3-19-2012 8-05-25 PM

Michael B. Peterson MD is a surgeon with The Permanente Medical Group in Hayward, CA. His use of the iPad in the operating room was featured in the April 2012 edition of Macworld. Since Mike is an old friend of HIStalk, I asked him for more detailed information, which he provided above.

What Do You Do Regardless? Five ICD-10 Steps To Continue
By Torrey Barnhouse

3-19-2012 7-40-48 PM

The AMA lobby is strong. US government program delays are common. The two came together on February 16, 2012 when Health and Human Services Secretary Kathleen Sebelius announced a potential delay in the October 1, 2013 deadline for ICD-10 implementation.

The announcement, made just before the start of the HIMSS12 Annual Conference, left a lot of attendees scratching their heads and asking themselves, “Now what?” Most agreed a delay of one year or less gives everyone more time to prepare, train, and test. However, a delay of greater than one year spells chaos for healthcare providers and payers.

While at HIMSS, TrustHCS had the honor of sponsoring an executive roundtable on ICD-10. During the roundtable, speakers discussed five ICD-10 projects that should continue full steam ahead despite the delay. It’s a good list and worth sharing.

In general, the panel’s advice was to identify ICD-10 tasks that have collateral benefit for ICD-9 coding. These are the tasks that should be continued until such time as HHS makes another announcement regarding their plans, intentions, and deadlines.


Vendor and Payer Assessments

Continue checking with vendors and payers to see when systems will be ready for testing. Know what the ICD-10 upgrade will cost your organization, if anything. If your vendor simply can’t accommodate, start evaluating new systems to replace them. Conduct ICD-10 testing with your payers whenever and wherever possible to help reduce backlogs and denials upon go live.

Clinical Documentation Improvement

Any improvement in clinical documentation specificity and granularity will help support better, higher quality coding and reduce time wasted querying physicians. Coders can only code what is documented. This same core principle applies in ICD-10. CDI programs must be continued regardless of a delay.

Coder Biomedical Training

While educating coders in the finer nuances of ICD-10 coding can be postponed, strengthening their knowledge of the basics can’t. Many coders graduated from programs 10, 15, or 20 years ago. Medical science and our knowledge of anatomy, physiology, and disease processes has grown exponentially. Now’s the time to make sure your coders are brilliant at the basics. Anatomy and physiology training should continue to be conducted: online through a service provider or at a local community college.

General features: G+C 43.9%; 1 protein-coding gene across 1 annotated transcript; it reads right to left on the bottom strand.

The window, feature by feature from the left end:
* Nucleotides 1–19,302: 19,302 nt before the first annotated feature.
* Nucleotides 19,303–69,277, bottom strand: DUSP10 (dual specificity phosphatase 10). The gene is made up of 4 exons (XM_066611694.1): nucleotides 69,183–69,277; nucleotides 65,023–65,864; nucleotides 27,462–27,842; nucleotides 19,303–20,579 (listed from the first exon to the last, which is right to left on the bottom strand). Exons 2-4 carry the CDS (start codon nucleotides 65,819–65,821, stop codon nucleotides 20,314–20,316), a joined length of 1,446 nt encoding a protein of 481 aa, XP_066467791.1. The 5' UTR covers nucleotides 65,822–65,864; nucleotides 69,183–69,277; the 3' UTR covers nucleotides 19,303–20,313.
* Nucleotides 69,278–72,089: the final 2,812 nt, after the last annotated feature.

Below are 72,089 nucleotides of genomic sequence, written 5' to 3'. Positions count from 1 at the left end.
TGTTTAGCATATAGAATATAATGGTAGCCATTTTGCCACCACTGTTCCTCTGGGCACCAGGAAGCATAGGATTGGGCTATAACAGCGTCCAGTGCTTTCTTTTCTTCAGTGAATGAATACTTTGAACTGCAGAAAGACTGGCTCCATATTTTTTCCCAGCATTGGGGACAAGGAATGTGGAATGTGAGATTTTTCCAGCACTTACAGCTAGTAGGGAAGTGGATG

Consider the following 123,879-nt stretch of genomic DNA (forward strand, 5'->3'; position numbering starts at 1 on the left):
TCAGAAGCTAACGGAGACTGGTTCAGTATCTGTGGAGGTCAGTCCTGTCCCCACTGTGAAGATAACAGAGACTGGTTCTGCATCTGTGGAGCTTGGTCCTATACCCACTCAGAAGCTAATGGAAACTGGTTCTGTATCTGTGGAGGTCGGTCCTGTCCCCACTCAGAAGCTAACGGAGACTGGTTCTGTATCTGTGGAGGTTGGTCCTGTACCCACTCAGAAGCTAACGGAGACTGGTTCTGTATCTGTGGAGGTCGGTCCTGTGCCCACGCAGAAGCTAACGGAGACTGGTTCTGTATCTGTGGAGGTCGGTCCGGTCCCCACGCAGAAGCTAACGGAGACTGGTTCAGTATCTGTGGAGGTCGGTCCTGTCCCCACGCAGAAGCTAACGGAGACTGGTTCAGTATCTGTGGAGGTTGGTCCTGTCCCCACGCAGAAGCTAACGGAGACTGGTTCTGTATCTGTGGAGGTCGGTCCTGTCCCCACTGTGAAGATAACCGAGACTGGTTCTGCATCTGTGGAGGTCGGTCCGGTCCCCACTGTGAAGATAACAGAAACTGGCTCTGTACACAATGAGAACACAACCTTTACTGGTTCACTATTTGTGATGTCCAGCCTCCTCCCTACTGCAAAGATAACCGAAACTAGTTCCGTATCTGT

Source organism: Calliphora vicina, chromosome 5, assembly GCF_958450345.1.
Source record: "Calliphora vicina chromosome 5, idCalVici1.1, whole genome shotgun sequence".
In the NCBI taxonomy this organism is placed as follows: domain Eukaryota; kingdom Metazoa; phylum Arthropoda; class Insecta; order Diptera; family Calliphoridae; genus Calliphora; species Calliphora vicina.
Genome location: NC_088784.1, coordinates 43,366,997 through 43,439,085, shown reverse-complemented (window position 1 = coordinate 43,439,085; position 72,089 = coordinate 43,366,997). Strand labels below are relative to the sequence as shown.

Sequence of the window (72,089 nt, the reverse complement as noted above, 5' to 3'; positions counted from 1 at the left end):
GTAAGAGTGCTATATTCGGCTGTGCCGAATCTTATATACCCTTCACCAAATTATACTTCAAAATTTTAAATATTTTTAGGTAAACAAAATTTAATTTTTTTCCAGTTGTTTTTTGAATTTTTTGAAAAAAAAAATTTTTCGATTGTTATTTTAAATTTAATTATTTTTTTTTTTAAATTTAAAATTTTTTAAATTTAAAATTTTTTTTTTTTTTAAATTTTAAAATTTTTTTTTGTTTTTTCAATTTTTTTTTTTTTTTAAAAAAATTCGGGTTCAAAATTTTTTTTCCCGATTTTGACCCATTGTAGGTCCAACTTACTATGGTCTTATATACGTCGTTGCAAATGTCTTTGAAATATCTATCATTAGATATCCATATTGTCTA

Computer Assisted Coding (CAC) Technology

Coder productivity is predicted to drop by 50% during the implementation of ICD-10 and perhaps remain 10-20% below normal output for ICD-9 coding. CAC systems help offset this productivity loss by electronically “reading” the record and suggesting codes to the human coder. While CAC systems don’t replace coders, they do make them more productive and efficient. The delay provides more time for organizations to evaluate and implement this technology.

Assess and Refine Your Work Plan

Conduct a methodical step-by-step review of your initial plan. This process will identify which tasks can be pushed out and which cannot. The review will also uncover other tasks that have collateral benefit for ICD-9. For each task in your work plan, ask yourself, “Does the delay impact this task?”

Industry experts are already predicting the cost of an ICD-10 delay. Other experts are predicting lawsuits by providers to help recoup monies already spent. This expert simply suggests that you stay the course and keep working toward ICD-10 preparedness. We will all have to get there eventually. Better to be early than late on this one!

Torrey Barnhouse is CEO of TrustHCS of Springfield, MO.

 

Viva la CPOE!
By Daniela Mahoney


3-19-2012 7-08-23 PM

According to the HIMSS Analytics EMR Adoption Model , CPOE adoption remains steady at a rate of 13.2% for the past two quarters. And in recent months, many hospitals achieved the first stage of Meaningful Use. Congratulations to all!

 

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However, looking at the story behind CPOE implementations reveals that adoption struggles continue —regardless of the vendor system. Many community hospitals expend great effort and many dollars meeting Meaningful Use criteria, but additional time and money is also spent avoiding a full-blown revolution within their provider community because of CPOE implementation.

Technology is really only 15-20% of a CPOE implementation. Process, acceptance, culture, and constant transformation are the parts that truly define the difference between CPOE failure and success.

At the end of the day, technology’s golden purpose is to support the infrastructure: devices, performance, remote access, integration/interoperability, streamlined single-sign-on, and ease of navigation. But even when working flawlessly, it’s still an uphill battle capturing provider adoption on that much-needed “voluntary basis.”